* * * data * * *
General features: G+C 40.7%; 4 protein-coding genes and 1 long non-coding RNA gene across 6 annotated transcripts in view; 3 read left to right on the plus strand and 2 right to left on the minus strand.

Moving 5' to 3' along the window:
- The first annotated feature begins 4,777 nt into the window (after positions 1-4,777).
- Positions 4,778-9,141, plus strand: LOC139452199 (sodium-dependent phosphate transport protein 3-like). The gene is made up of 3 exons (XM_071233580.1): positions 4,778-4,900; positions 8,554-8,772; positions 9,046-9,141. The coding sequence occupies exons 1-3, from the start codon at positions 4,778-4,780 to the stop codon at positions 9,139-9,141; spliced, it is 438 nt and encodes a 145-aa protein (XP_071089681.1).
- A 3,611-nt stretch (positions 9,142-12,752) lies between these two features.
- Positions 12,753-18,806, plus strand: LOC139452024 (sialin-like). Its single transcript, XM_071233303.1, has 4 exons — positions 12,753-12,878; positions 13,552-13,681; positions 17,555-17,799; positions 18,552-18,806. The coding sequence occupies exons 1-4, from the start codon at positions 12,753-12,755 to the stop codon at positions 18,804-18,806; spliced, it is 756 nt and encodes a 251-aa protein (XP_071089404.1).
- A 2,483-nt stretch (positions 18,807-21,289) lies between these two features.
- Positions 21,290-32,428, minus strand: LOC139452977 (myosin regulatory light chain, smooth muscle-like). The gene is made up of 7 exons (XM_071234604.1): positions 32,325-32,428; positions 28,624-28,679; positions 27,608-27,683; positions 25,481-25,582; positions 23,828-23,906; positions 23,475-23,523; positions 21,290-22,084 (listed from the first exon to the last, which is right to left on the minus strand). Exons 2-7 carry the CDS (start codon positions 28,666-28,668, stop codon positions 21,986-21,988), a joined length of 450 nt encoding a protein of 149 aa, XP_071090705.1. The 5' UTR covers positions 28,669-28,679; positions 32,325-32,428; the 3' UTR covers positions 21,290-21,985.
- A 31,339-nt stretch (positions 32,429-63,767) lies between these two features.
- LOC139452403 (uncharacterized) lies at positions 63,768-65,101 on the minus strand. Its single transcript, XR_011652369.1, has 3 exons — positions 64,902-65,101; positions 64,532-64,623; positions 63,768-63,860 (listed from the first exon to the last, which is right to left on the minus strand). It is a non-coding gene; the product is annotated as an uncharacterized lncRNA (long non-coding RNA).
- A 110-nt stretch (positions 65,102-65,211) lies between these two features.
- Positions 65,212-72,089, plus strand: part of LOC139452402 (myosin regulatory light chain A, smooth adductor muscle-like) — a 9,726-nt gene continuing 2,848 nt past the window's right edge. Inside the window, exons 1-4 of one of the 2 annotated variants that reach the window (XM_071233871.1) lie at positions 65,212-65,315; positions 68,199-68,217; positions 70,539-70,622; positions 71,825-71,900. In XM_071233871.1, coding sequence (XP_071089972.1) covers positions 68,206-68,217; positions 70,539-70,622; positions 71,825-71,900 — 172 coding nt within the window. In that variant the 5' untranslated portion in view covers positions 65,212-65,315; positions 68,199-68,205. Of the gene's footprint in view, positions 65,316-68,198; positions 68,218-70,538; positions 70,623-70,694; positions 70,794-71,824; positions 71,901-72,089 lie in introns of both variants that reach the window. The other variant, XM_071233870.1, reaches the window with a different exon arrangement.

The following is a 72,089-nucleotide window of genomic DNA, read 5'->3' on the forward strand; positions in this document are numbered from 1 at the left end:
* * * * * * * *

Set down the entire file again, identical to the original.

General features: G+C 40.7%; 4 protein-coding genes and 1 long non-coding RNA gene across 6 annotated transcripts in view; 3 read left to right on the plus strand and 2 right to left on the minus strand.

Moving 5' to 3' along the window:
- The first annotated feature begins 4,777 nt into the window (after positions 1-4,777).
- Positions 4,778-9,141, plus strand: LOC139452199 (sodium-dependent phosphate transport protein 3-like). The gene is made up of 3 exons (XM_071233580.1): positions 4,778-4,900; positions 8,554-8,772; positions 9,046-9,141. The coding sequence occupies exons 1-3, from the start codon at positions 4,778-4,780 to the stop codon at positions 9,139-9,141; spliced, it is 438 nt and encodes a 145-aa protein (XP_071089681.1).
- A 3,611-nt stretch (positions 9,142-12,752) lies between these two features.
- Positions 12,753-18,806, plus strand: LOC139452024 (sialin-like). Its single transcript, XM_071233303.1, has 4 exons — positions 12,753-12,878; positions 13,552-13,681; positions 17,555-17,799; positions 18,552-18,806. The coding sequence occupies exons 1-4, from the start codon at positions 12,753-12,755 to the stop codon at positions 18,804-18,806; spliced, it is 756 nt and encodes a 251-aa protein (XP_071089404.1).
- A 2,483-nt stretch (positions 18,807-21,289) lies between these two features.
- Positions 21,290-32,428, minus strand: LOC139452977 (myosin regulatory light chain, smooth muscle-like). The gene is made up of 7 exons (XM_071234604.1): positions 32,325-32,428; positions 28,624-28,679; positions 27,608-27,683; positions 25,481-25,582; positions 23,828-23,906; positions 23,475-23,523; positions 21,290-22,084 (listed from the first exon to the last, which is right to left on the minus strand). Exons 2-7 carry the CDS (start codon positions 28,666-28,668, stop codon positions 21,986-21,988), a joined length of 450 nt encoding a protein of 149 aa, XP_071090705.1. The 5' UTR covers positions 28,669-28,679; positions 32,325-32,428; the 3' UTR covers positions 21,290-21,985.
- A 31,339-nt stretch (positions 32,429-63,767) lies between these two features.
- LOC139452403 (uncharacterized) lies at positions 63,768-65,101 on the minus strand. Its single transcript, XR_011652369.1, has 3 exons — positions 64,902-65,101; positions 64,532-64,623; positions 63,768-63,860 (listed from the first exon to the last, which is right to left on the minus strand). It is a non-coding gene; the product is annotated as an uncharacterized lncRNA (long non-coding RNA).
- A 110-nt stretch (positions 65,102-65,211) lies between these two features.
- Positions 65,212-72,089, plus strand: part of LOC139452402 (myosin regulatory light chain A, smooth adductor muscle-like) — a 9,726-nt gene continuing 2,848 nt past the window's right edge. Inside the window, exons 1-4 of one of the 2 annotated variants that reach the window (XM_071233871.1) lie at positions 65,212-65,315; positions 68,199-68,217; positions 70,539-70,622; positions 71,825-71,900. In XM_071233871.1, coding sequence (XP_071089972.1) covers positions 68,206-68,217; positions 70,539-70,622; positions 71,825-71,900 — 172 coding nt within the window. In that variant the 5' untranslated portion in view covers positions 65,212-65,315; positions 68,199-68,205. Of the gene's footprint in view, positions 65,316-68,198; positions 68,218-70,538; positions 70,623-70,694; positions 70,794-71,824; positions 71,901-72,089 lie in introns of both variants that reach the window. The other variant, XM_071233870.1, reaches the window with a different exon arrangement.

The following is a 72,089-nucleotide window of genomic DNA, read 5'->3' on the forward strand; positions in this document are numbered from 1 at the left end: